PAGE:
SOLVE: The mystery of the missing cozies

Looking for clues . . . for the next best cozy mystery!

Recently I’ve had a couple of different reasons to try to find recommendations for softer crime audiobooks, and I’ve discovered it rather challenging. Are you a cozy or traditional mystery fan who has a difficult time finding the books you want on audio? Is the audio publishing industry missing an untapped well here? I decided to do a little digging, this time making note of my findings.

A friend has an elderly mother she wants to ply with audiobooks. Her mother’s vision is too bad to read print books now. She told me her mother would like mysteries but they needed to be on the “nicer side.” In other words, no graphic violence or sex, easy on the language— basically your cozy subgenre.

119985My usual reaction is to recommend Louise Penny’s Three Pines series, Chris Grabenstein’s John Ceepak series, or Craig Johnson’s Walt Longmire series. These aren’t cozies; they’re traditional mysteries, but they are on the softer side. That bit me in the butt the last time I did it because while they are tamer when it comes to sex and violence, the language is still an issue. Recommendation: fail. Back to the drawing board.

74661A hot series now in the mystery community is Catriona McPherson’s Dandy Gilver historicals, but I couldn’t find any sign of those on audiobook. David Handler’s Berger & Mitry series is one I’ve wanted to read for some time, but hoped to find the audios so I could listen instead. I can’t find any of that series on audio either. (You can, however, get his older Stewart Hoag series on audiobook.) Rochelle Staab? No. Gabriella Herkert? Not her either. No Rosemary Harris, Meredith Cole, Jeff Cohen, or Cathy Pickens. (Note, you can find Jeff Cohen writing as E.J. Copperman.)

99022I found some incomplete series like Stephanie Barron’s Jane Austen mysteries, Bill Crider’s Sheriff Dan Rhodes mysteries, and Sue Ann Jaffarian’s Odelia Grey mysteries. But it’s frustrating to get caught up in a series only to find books missing.

So what recommendations have I come up with so far? If you like a good P.I., how about checking out Alexander McCall Smith’s The No. 1 Ladies’ Detective Agency? Lisette Lecat performs the entire series. Is western more your speed? Steve Hockensmith’s Holmes on the Range series, narrated by William Dufris, is great fun. I would like to see Hockensmith’s new Tarot Mystery series narrated, though. Looking for something more historical? How about Ann Parker’s Silver Rush series, read by Kristen Potter? In the more paranormal realm, maybe try Juliet Blackwell’s Witchcraft Mysteries or Haunted Home Renovation series. Both are performed by Xe Sands. 62365And I’m hoping you all can help us compile a good list of amateur sleuths in the comments, but one I personally enjoy is Judith Flanders’s Sam Clair.

Now it’s your turn. What’s your favorite cozy mystery on audiobook? And what’s one you’d love to see become available on audio that currently isn’t – or maybe it’s only available on good old cassette tape. Have you run into any of those? Let us know!



Author: jenforbus

A freelance book and audiobook reviewer, I have also written numerous interviews of authors and narrators. Story entrances me and if I'm not reading for myself I love having a story told to me. In addition, I'm an avid photographer, where stories are in the images!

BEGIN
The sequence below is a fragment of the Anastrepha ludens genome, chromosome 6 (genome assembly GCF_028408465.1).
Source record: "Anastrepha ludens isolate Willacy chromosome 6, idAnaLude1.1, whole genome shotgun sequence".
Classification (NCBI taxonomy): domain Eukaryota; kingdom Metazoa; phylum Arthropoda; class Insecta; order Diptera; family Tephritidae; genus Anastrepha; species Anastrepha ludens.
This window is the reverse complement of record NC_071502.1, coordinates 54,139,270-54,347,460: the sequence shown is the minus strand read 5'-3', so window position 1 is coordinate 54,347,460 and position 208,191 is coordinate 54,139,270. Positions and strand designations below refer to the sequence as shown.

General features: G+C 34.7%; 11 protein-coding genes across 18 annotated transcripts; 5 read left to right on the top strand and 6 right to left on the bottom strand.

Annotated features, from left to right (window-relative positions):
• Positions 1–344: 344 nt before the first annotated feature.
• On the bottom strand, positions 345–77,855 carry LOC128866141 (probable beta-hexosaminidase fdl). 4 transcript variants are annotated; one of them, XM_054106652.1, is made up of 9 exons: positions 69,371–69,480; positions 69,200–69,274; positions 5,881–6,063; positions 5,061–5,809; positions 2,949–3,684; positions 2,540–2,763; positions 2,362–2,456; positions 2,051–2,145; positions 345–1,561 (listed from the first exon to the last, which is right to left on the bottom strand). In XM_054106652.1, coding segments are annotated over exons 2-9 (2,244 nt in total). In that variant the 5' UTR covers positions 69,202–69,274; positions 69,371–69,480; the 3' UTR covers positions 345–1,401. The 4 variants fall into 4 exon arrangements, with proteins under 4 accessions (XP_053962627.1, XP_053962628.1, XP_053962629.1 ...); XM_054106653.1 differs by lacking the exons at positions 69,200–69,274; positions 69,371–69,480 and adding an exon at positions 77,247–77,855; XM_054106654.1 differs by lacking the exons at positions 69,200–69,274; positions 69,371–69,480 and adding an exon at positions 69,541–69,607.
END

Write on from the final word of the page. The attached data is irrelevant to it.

4 thoughts on “SOLVE: The mystery of the missing cozies”

  1. I can only listen to the Flavia De Luce series by Alan Bradley – that is how much I love narrator Jane Entwhistle. Ditto the Chet and Bernie series by Spencer Quinn, which has a lot of humor. The Andy Carpenter series by David Rosenfelt also has bits of humor. The Goldy Bear catering series is read by Barbara Rosenblat, who is one of the best readers around. While these last two suggestions are not “cozies” per se, I think they still meet the criteria of acceptable language and no overt violence: the Rosatto and Associates series by Lisa Scottoline and Commissario Brunetti series by Donna Leon.

  2. Maisie Dobbs series. They aren’t really cozy, but they aren’t gruesome or sexual either. The storylines are too smart and too involved to be a cozy, but the main characters are quite warm and caring people. Elizabeth Peters, Amelia Peabody series definitely fill the bill. Laugh out loud fun. Bailey Ruth series by Carolyn Hart. Classic Cozy about a ghost solving crime. Reminded me a bit of the old Topper movie. Rhys Bowen’s Her Royal Spyness mysteries, also a true cozy. Poor relation royal starts a cleaning business which leads to intrigue. The Unexpected Mrs. Pollifax series by Dorothy Gilman. Middle-age widow becomes a CIA spy. Great fun. Maggie Hope mysteries by Susan MacNeal starting with Mr. Churchill’s Secretary. World War II era intrigue. A bit of a step up from a cozy but not too much. Great characters, especially Mr. Churchill. Chronicles of Brother Cadfael (classic) by Peter Ellis. Though not mysteries, anything Fannie Flagg is a great comfortable read, like catching up with an old friend. All of these are available in audio and are expertly narrated.

  3. There are lots of great cozies on audio. That’s all I listen to, and I have hundreds. Some of my favorite authors? Lorna Barrett/ Lorraine Bartlett , Molly MacRae, Leann Sweeney, Jenn McKinlay, Miranda James, Robert Thornhill, Krista Davis, Donna Andrews, Julie Hyzy, Elizabeth Edmondson, Carola Dunn, Ann B Ross, Julie Seedorf, T.E. Kinsey, Leslie Budewitz, Jana DeLeon, Maggie Pill, Victoria Abbot, Amanda Flower, Elaine Orr, and Ellery Adams. There are still plenty more. Maybe this will help you. I’ve given 5 stars to at least most, if not all, of the books by these authors.

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